There was a Christmas card to Judith. Kay had not affixed a stamp and it had been returned. There was a Christmas card from Freedom 55, the life insurance company; an advertisement from the Municipal art gallery with a request for donation; there was a PAL membership renewal; a brochure for the Canadian Centre for Policy Alternatives;a thank you Christmas greeting from the young musician whom Kay had supported with a scholarship; and an Opus Framing boxing sale advertising that had had ended six months earlier.

None of it was critical. There were no unpaid bills. There were no appointments missed. Nothing was harmed.

She looked straight into her new “Mailman’s” eyes and laughed a short chuckle. Behind her eyes, he could see the wordless endurance;the reluctant humour and the silent pain of loss. It had not diminished. She would forever see her mother waiting at the screen door for Kay to come home but Nonnie-mom would never be sitting there, blocking the door again.

Kay goes to the Gym 3

February 3, 2008

Pedal, pedal. Pedal, pedal. Pedal, pedal.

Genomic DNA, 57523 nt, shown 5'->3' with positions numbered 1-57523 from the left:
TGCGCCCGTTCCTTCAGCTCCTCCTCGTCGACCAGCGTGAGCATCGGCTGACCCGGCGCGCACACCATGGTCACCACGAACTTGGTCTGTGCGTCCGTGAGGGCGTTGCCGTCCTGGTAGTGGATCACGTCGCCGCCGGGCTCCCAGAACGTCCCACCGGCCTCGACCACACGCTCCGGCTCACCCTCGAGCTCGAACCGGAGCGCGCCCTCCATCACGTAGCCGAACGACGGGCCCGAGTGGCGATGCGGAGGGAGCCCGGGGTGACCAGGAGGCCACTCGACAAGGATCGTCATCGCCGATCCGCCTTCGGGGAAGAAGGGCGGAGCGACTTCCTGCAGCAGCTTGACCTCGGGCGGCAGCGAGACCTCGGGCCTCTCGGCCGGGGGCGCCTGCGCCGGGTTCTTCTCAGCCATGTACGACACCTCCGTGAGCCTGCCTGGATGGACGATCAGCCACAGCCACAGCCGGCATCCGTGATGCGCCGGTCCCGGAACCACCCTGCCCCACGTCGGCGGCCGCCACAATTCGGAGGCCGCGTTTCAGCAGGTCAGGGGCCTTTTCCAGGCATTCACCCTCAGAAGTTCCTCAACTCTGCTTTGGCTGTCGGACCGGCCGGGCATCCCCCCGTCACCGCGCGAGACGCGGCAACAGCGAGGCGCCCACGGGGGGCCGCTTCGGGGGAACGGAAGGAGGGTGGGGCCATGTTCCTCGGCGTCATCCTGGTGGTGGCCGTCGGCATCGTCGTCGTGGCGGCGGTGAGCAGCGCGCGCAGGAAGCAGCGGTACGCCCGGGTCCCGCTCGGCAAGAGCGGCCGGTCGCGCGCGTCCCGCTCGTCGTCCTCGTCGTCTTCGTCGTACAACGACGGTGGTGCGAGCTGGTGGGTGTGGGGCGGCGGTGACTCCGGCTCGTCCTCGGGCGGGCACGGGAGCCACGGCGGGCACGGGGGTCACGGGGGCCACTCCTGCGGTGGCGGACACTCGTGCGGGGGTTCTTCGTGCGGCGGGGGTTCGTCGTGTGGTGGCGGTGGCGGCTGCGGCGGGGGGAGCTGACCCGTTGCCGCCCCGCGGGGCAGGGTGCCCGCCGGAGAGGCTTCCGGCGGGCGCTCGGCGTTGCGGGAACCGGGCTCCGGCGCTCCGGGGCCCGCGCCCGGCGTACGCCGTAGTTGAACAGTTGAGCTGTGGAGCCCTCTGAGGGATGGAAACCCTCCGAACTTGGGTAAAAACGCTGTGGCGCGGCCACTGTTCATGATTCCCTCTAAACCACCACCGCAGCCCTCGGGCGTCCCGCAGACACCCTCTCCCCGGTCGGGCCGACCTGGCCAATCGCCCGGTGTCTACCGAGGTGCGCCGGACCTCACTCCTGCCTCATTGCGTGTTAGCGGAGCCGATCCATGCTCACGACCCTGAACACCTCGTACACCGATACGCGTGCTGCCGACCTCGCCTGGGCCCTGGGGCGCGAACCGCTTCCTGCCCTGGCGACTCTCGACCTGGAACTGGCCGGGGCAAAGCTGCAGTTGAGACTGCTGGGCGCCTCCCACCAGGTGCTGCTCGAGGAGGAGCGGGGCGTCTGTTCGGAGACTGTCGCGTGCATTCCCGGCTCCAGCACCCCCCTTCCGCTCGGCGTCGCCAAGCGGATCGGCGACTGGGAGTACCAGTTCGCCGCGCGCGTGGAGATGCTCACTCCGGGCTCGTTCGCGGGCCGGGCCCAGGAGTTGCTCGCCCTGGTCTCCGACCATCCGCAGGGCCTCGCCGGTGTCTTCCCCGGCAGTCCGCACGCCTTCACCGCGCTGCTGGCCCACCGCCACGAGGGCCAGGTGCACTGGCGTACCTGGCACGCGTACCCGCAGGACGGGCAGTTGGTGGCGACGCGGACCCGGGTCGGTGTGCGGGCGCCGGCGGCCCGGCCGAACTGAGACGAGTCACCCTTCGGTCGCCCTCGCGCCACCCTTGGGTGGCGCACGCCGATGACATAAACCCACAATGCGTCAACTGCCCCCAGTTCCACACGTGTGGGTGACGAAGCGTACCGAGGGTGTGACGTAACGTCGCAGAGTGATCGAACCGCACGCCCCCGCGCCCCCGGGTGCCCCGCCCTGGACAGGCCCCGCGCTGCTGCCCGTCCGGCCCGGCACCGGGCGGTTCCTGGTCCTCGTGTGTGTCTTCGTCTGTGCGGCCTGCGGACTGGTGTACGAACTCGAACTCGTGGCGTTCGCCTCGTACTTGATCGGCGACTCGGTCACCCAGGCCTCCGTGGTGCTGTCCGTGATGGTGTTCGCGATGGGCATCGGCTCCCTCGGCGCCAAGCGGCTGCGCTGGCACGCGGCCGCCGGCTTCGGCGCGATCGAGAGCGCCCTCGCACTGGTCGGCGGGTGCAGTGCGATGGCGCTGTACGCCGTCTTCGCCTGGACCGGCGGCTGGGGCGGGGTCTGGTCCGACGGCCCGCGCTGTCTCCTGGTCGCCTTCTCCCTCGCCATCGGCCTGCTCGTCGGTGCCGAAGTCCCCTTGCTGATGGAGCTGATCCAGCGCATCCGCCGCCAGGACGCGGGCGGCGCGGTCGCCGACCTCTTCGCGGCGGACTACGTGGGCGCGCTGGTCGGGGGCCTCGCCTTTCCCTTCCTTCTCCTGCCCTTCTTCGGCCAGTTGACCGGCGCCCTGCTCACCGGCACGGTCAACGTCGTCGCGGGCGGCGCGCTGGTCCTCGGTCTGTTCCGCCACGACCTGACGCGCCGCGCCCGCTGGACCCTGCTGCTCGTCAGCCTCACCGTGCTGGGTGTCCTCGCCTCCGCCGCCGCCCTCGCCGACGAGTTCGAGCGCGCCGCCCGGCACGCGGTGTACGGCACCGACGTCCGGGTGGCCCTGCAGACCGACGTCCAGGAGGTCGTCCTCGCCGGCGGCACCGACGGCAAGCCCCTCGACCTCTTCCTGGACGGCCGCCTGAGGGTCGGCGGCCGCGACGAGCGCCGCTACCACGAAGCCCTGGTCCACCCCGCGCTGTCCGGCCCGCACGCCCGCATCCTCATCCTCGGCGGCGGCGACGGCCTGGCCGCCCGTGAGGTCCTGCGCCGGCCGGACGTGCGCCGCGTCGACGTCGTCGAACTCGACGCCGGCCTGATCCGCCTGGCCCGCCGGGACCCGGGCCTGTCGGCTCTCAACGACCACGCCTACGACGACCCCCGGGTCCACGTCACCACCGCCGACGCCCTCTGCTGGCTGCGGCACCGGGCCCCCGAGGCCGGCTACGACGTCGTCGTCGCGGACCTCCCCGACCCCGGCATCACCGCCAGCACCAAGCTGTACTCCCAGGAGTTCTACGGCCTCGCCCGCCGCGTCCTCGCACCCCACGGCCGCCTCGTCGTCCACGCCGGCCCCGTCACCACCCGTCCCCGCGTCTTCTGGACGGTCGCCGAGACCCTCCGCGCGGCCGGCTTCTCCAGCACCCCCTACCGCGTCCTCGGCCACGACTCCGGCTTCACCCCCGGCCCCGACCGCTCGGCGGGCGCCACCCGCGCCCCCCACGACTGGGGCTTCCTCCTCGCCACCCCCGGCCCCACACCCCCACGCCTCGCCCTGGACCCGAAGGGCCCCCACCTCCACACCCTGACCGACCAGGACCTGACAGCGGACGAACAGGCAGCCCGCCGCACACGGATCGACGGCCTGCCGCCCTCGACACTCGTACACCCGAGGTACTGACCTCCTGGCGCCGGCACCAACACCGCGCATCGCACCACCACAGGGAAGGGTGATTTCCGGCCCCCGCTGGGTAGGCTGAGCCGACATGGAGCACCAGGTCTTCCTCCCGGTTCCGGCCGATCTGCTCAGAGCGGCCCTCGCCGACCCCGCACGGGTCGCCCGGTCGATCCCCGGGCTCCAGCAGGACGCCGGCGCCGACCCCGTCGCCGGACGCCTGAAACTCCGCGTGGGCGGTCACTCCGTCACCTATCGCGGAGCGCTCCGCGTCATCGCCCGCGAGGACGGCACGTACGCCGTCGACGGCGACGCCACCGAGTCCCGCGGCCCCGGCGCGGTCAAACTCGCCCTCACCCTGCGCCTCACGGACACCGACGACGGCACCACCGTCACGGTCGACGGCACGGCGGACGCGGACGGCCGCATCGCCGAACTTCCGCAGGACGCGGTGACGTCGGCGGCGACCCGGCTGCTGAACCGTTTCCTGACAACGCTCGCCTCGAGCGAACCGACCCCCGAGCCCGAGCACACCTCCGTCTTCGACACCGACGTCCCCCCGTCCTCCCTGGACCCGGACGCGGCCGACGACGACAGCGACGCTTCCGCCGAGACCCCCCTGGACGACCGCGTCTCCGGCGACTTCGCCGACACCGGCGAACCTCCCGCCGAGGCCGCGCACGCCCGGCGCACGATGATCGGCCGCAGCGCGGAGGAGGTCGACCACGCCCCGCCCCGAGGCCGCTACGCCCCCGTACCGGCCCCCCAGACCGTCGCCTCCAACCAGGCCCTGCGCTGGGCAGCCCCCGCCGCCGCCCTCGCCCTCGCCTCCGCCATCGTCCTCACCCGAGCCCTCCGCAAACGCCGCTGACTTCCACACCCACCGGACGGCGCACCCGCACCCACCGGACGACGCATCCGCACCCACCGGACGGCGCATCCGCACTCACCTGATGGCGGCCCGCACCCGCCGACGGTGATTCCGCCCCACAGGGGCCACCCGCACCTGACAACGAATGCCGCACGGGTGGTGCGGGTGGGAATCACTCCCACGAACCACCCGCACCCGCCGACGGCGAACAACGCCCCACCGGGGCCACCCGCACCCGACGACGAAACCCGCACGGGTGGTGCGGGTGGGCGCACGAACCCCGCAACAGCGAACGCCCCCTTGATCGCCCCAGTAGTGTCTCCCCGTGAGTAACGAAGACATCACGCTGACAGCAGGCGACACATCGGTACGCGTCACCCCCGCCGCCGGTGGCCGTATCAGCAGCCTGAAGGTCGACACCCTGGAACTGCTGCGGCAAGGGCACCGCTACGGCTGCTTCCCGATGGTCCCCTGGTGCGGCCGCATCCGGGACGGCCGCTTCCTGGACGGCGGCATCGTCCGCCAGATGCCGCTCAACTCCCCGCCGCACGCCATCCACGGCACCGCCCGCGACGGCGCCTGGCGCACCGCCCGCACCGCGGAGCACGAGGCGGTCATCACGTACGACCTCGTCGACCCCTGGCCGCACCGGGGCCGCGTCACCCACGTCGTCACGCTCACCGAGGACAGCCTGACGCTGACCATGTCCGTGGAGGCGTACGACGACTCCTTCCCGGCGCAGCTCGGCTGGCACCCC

Pedal, pedal. Pedal, pedal. Pedal, pedal.

Pedal, pedal. Pedal, pedal. Pedal, pedal.

No need to count. The electronic counter was reporting on time spent, counting down from 25, second by second and slowly, ever so slowly counting ascending calories spent.

Kay regulated her rhythm on the reclining bicycle to the metronomic rhythm of a jogger running on the treadmill directly in front of her. There were three joggers running at much the same pace. Kay started to hum Bach’s fugue in G major which she was relearning at home. The timing was perfect, baroque in its regularity. Slap, slap, slap, slap… it continued on. Thirty minutes, these folks were doing. Slap, slap, slap, slap went the feet. Pedal, pedal, went Kay, round and round, left foot, right foot, and she started to think while the notes ran through her head. She was determined to do fifty calories or fifteen minutes, whichever came first.

If only her mother could see her now!

Every time that exercise was mentioned, Kay’s mother would quote an adage that she had appropriated from one of the vamp actresses of the twenties.